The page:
The Devil Within. Gog and Magog in Modern Mass Discourse
Mark Dickens (University of Alberta)
Gog & Magog in Syriac Literature
Sasson Chahanovich (Harvard University)
Gog and Magog in the Early Modern Ottoman World
Anna Ayşe Akasoy (CUNY)
Gog and Magog in Islamic and Graeco-Roman Geography and Eschatology
Ian Richard Netton (University of Exeter)
Towards a Comparative and Literary Anthropology of Force and Chaos: Gog and Magog with Particular Reference to Kitab al-Fitan by Nuʿaym b. Hammad al-Marwazi (d.229/844) and The Tower of London by William Harrison Ainsworth (1805–1882)
Felicitas Schmieder (Fernuni Hagen)
Gog and Magog as Geographical Realities
Majid Daneshgar (Albert-Ludwigs-Universität Freiburg)
Gog and Magog in the Malay-Indonesian Quranic Commentaries
Ramy Abdin (FAU)
The Correlation Between Gog and Magog and the Antichrist in Imran Hosein’s Concept of Islamic Eschatology
Helen Spurling (University of Southampton)
The Reception of Gog and Magog in Jewish Apocalyptic Traditions at the Emergence of Islam
Grit Schorch (Friedrich-Schiller-Universität Jena)
Edom, Gog and Magog, Leviathan and Behemoth: Apocalyptic and Other Enemy Myths as Evocations of War
James T. Palmer (University of St. Andrews)
An Undefined Evil: Gog and Magog Between Exegesis and Prophecy in the Eighth and Ninth Centuries CE
Zeinab Mirza, Nader el-Bizri (American University of Beirut)
Mobilizing the Devotional Ritual Against Tyranny: Nabatieh’s ʿĀshūrāʾ in South Lebanon During the Israeli Occupation
Wolfram Brandes (Max-Planck-Institut für Europäische Rechtsgeschichte)
Gog & Magog in Photios (820–891) and Other Byzantine Authors
Kristin Skottki (Universität Bayreuth)
No Saracen Gog/Magog? Reviewing the Evidence of Latin Crusade Chronicles
Todd Lawson (University of Toronto)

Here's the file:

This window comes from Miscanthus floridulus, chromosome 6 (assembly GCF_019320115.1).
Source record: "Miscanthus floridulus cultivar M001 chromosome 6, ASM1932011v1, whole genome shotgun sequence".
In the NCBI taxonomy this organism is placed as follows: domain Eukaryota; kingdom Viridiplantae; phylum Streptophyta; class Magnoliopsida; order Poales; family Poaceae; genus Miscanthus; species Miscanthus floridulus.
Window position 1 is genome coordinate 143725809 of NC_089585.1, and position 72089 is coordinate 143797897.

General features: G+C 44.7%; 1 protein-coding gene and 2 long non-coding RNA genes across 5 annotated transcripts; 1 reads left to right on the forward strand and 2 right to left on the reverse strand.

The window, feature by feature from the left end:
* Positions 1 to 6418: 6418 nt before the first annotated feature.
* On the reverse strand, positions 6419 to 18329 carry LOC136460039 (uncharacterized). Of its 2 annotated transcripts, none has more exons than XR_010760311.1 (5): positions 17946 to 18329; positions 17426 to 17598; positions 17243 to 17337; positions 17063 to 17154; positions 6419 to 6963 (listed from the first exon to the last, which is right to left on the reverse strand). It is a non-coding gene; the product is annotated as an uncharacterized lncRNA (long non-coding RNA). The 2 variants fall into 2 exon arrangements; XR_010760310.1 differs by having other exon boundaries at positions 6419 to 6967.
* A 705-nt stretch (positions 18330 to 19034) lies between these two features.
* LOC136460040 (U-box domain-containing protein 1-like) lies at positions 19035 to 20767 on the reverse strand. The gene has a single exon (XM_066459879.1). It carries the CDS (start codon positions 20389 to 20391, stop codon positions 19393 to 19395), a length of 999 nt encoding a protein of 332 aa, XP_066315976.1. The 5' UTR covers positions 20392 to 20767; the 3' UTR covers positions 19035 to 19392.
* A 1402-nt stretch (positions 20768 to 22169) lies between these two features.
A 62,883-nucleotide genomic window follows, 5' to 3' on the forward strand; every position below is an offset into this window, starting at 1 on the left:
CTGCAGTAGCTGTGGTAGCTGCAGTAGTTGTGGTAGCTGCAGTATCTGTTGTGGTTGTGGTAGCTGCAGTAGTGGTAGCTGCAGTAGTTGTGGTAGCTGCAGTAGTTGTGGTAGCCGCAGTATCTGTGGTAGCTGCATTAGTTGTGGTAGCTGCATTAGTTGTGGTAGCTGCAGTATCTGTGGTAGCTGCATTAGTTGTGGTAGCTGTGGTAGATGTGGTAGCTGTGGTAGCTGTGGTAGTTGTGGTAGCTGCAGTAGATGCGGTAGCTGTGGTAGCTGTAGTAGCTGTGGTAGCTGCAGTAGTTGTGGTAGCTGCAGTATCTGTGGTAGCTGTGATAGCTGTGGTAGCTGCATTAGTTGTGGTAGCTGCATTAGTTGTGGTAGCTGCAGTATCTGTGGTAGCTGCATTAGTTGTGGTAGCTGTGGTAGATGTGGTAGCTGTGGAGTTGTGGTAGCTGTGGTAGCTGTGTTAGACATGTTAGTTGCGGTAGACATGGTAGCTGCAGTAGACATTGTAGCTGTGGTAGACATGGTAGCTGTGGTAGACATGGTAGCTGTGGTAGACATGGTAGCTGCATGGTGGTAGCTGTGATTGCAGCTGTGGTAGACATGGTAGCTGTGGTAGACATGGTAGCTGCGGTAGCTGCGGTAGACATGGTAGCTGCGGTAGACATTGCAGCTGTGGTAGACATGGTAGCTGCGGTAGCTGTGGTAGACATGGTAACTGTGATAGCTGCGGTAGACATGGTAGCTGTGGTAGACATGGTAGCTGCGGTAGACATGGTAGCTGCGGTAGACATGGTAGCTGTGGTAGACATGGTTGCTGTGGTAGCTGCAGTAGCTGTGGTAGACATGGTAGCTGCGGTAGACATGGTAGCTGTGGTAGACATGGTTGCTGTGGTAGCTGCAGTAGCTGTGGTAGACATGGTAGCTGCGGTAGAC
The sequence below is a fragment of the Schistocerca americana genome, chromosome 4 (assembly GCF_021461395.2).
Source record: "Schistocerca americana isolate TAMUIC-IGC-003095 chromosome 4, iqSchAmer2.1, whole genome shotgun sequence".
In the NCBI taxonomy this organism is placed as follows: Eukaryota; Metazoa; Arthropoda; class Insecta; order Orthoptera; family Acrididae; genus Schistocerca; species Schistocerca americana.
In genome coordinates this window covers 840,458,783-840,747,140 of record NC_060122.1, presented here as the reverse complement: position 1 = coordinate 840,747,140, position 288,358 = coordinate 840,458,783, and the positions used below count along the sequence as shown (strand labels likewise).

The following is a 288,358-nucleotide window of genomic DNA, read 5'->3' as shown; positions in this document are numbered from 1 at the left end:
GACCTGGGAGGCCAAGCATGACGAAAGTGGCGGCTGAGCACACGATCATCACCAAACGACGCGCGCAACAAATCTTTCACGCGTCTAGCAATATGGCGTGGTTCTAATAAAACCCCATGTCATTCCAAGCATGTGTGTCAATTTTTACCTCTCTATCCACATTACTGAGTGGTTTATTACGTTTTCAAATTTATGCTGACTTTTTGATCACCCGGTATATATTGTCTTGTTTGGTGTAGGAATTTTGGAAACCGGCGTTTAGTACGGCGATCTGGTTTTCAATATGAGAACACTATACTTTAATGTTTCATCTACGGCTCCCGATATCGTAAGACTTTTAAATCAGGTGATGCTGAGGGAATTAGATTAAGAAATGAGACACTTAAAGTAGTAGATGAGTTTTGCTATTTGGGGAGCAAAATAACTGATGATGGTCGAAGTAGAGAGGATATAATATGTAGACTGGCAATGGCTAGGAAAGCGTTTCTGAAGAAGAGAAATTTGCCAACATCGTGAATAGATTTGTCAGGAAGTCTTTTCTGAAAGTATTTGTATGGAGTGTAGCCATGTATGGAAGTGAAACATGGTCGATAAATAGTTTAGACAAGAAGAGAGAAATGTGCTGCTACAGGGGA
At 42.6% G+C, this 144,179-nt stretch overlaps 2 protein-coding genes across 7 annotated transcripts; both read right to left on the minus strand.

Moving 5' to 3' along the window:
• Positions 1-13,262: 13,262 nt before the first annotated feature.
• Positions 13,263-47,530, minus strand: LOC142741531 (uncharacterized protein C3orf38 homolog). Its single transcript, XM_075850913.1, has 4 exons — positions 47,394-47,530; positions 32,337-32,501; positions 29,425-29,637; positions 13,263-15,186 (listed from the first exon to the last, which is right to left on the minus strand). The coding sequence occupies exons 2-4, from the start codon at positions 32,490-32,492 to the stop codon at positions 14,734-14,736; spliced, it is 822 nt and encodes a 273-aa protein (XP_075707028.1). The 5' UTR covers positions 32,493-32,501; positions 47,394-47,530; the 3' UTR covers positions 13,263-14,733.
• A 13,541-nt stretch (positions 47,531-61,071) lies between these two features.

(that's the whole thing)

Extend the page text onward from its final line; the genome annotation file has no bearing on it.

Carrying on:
Evil in Shaykhi, Babi & Bahai Texts: Gog, Magog and the Perfection of Humanity
Dustin N. Atlas (University of Dayton, Ohio)
Twins Through Sleep: Gog and Magog, Zoroastrian Liturgy, and the Need for Myth in Martin Buber’s Understanding of Evil
Charles Häberl (AMESALL – Rutgers University)
The Enclosed Peoples of Mandaean Lore
Gadi Sagiv (The Open University of Israel)
Gog and Magog in Hasidism: Spiritualizing and Re-Mythologizing the Evil that Precedes Redemption
Pavlína Cermanová (CMS, Centre for Medieval Studies)
The Figure of Gog and Magog in Medieval Heretical Discourse
Yaakov Ariel (The University of North Carolina at Chapel Hill)
Coming Together and Staying Apart: Gog and Magog in Contemporary Christian and Jewish Messianic Scenarios and their Cultural and Political Roles
Matthias Riedl (Central European University, Budapest)
Gog and Magog – Corpus Antichristi – Synagogue of Satan: Symbolizations of Collective Evil in the Later Middle Ages and Early Modernity
Tiborc Fazekas (Universität Hamburg)
“I Am the Son of Gog and Magog” – Assuming the Role of Destroyer and Renovator in a Programmatic Poem by Endre Ady (1906)
Jörn Happel (Christian-Albrechts-Universität Kiel)
Asian Horsemen, Bolshevik Monsters: Europe’s Primal Fear of the East
Many thanks to Ramy Abdin of Friedrich-Alexander-University Erlangen-Nürnberg for the following conference report.